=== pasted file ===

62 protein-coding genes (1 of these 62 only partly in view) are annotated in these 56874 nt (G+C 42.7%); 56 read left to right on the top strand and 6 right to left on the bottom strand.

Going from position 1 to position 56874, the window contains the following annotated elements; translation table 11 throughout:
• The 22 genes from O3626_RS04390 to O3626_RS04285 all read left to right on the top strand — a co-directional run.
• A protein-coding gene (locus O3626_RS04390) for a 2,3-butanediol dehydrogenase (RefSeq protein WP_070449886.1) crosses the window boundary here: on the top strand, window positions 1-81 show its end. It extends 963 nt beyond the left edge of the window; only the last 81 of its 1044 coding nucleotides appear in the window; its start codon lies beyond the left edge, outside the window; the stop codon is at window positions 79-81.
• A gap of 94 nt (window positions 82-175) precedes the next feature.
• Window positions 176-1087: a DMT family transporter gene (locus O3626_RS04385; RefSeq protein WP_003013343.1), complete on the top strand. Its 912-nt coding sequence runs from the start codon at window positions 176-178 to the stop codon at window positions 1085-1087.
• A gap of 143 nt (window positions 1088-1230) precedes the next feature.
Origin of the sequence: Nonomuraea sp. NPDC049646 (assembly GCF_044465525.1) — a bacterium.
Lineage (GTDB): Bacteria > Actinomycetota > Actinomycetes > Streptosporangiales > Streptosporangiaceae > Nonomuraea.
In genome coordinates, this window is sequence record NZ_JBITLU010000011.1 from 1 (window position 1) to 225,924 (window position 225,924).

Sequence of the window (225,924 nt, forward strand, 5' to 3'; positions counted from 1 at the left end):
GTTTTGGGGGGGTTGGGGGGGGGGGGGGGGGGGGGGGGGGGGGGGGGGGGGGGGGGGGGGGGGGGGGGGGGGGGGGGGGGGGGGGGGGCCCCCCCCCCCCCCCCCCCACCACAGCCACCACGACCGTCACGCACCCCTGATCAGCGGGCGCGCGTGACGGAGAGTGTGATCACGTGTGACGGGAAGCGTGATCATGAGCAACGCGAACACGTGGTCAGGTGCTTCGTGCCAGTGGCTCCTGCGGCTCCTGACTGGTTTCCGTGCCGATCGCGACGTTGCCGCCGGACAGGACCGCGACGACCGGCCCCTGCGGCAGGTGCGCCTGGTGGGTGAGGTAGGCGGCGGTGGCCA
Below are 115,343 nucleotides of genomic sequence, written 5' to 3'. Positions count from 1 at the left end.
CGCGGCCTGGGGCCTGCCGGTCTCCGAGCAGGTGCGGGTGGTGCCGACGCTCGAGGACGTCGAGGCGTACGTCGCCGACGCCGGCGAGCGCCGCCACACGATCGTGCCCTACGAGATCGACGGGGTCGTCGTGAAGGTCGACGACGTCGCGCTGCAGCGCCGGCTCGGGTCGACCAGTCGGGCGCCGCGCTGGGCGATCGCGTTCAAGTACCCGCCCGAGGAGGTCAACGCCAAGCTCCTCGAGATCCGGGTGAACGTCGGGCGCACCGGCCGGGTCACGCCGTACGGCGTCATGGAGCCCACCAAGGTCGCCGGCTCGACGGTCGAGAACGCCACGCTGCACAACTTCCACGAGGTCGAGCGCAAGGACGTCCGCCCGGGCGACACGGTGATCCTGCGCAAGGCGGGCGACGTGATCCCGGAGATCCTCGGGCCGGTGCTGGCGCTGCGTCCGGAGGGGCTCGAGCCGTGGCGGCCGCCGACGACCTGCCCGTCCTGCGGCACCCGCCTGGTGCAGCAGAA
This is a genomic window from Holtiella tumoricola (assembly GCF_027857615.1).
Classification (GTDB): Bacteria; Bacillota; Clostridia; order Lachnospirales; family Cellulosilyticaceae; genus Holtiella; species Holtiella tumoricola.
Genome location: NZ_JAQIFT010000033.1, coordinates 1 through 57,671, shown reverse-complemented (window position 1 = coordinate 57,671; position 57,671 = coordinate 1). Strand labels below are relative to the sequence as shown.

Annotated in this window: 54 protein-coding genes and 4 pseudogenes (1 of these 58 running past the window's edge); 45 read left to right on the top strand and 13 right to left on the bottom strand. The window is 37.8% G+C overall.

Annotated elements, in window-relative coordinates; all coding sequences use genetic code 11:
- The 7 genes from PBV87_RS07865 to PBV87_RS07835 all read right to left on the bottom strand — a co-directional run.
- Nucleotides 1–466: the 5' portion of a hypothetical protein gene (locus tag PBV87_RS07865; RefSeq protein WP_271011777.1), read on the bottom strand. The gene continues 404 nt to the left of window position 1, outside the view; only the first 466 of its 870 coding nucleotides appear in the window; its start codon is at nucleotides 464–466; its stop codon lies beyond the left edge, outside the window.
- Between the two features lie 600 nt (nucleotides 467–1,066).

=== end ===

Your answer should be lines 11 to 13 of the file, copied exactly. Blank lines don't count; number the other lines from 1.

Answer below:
Sequence of the window (225,924 nt, forward strand, 5' to 3'; positions counted from 1 at the left end):
GTTTTGGGGGGGTTGGGGGGGGGGGGGGGGGGGGGGGGGGGGGGGGGGGGGGGGGGGGGGGGGGGGGGGGGGGGGGGGGGGGGGGGGGCCCCCCCCCCCCCCCCCCCACCACAGCCACCACGACCGTCACGCACCCCTGATCAGCGGGCGCGCGTGACGGAGAGTGTGATCACGTGTGACGGGAAGCGTGATCATGAGCAACGCGAACACGTGGTCAGGTGCTTCGTGCCAGTGGCTCCTGCGGCTCCTGACTGGTTTCCGTGCCGATCGCGACGTTGCCGCCGGACAGGACCGCGACGACCGGCCCCTGCGGCAGGTGCGCCTGGTGGGTGAGGTAGGCGGCGGTGGCCA
Below are 115,343 nucleotides of genomic sequence, written 5' to 3'. Positions count from 1 at the left end.